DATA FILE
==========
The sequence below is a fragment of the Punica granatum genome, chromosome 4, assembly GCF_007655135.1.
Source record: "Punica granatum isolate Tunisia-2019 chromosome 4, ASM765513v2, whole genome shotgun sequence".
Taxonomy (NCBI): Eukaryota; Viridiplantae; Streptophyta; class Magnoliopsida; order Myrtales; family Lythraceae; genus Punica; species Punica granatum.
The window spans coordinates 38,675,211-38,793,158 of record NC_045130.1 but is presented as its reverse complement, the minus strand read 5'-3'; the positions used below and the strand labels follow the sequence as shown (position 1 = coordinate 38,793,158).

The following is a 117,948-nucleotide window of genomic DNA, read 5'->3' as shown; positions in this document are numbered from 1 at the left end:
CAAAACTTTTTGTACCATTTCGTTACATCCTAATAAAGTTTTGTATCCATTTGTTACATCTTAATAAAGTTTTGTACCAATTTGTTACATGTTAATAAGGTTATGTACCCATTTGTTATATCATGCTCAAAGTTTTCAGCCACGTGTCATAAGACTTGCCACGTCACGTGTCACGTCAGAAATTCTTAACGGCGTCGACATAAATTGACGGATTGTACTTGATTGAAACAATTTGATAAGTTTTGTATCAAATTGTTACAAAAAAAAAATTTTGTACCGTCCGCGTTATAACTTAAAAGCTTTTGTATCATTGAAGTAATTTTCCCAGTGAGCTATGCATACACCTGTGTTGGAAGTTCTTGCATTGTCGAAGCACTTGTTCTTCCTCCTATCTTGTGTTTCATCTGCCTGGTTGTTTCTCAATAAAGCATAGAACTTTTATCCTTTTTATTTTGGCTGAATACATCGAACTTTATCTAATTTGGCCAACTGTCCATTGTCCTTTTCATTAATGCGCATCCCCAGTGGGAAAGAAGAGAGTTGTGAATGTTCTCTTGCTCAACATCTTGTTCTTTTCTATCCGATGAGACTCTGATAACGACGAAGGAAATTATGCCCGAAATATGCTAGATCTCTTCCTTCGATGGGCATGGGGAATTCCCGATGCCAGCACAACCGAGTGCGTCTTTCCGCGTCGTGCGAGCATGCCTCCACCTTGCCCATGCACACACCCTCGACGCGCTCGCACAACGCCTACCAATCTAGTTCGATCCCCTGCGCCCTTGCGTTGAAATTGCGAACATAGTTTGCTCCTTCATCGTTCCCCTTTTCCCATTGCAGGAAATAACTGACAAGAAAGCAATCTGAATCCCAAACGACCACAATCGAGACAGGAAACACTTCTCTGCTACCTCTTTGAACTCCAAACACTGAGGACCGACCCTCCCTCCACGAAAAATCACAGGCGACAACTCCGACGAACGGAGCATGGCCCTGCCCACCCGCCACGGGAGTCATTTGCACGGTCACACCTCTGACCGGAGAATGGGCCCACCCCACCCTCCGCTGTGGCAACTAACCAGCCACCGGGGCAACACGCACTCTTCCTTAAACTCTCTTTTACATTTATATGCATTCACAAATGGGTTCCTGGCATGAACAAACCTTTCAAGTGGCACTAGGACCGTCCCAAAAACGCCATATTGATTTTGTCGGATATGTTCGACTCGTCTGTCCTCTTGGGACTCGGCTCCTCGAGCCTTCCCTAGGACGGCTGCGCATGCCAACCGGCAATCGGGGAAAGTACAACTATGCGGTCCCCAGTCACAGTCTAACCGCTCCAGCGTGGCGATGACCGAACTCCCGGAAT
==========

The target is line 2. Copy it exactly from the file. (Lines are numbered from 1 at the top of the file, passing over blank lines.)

Source record: "Punica granatum isolate Tunisia-2019 chromosome 4, ASM765513v2, whole genome shotgun sequence".